The ePOST p2p email system, a project of my research group at Rice, is entering an open beta phase. Anyone can sign up; you’ll get a new email address and some software to run on your own computer, which becomes your own personal email server. Messages between ePOST users are encrypted and secure; messages between an ePOST user and the general Internet are just like any other email.
From the ePOST website:
ePOST is based on the Pastry peer-to-peer overlay, which allows ePOST to scale to large numbers of users. Since ePOST uses a peer-to-peer substrate, there are no dedicated email servers – the function of the email server is distributed over all of the machines in the network. However, the same security and reliability guarantees as existing server-based systems are preserved when using ePOST.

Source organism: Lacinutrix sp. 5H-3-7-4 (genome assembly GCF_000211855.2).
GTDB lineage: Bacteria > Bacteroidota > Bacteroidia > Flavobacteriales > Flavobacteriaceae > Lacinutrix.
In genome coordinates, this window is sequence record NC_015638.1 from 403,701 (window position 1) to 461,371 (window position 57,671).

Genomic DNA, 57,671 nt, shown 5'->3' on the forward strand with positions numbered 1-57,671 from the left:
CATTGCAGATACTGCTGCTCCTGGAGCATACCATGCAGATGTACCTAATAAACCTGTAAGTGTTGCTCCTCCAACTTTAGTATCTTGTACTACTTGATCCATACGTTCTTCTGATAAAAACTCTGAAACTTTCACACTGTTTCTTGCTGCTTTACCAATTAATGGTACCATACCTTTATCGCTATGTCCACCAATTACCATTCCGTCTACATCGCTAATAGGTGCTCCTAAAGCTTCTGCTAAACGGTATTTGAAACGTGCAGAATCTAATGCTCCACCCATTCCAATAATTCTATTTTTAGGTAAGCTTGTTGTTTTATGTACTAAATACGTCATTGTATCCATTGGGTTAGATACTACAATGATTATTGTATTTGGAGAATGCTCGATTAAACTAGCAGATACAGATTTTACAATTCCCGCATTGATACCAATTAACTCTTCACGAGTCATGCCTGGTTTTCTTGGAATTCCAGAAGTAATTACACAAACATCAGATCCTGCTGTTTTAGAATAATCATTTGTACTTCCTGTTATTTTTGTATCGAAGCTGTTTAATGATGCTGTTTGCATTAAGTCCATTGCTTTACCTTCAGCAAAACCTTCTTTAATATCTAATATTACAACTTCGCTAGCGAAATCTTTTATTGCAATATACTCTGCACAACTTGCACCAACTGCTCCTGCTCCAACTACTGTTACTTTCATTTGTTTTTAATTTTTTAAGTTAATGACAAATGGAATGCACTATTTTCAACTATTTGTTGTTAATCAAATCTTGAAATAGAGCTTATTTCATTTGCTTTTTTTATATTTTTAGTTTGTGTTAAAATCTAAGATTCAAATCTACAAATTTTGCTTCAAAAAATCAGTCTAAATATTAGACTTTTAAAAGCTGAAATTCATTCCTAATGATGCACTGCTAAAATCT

ePOST is designed to be backwards-compatible with existing SMTP-based email systems. In fact, ePOST users can even use their normal email clients to send and receive email, as well as send and receive email from non-ePOST users. Each user is given an email address of email@example.com, which can be used in parallel with or in place of their normal email account.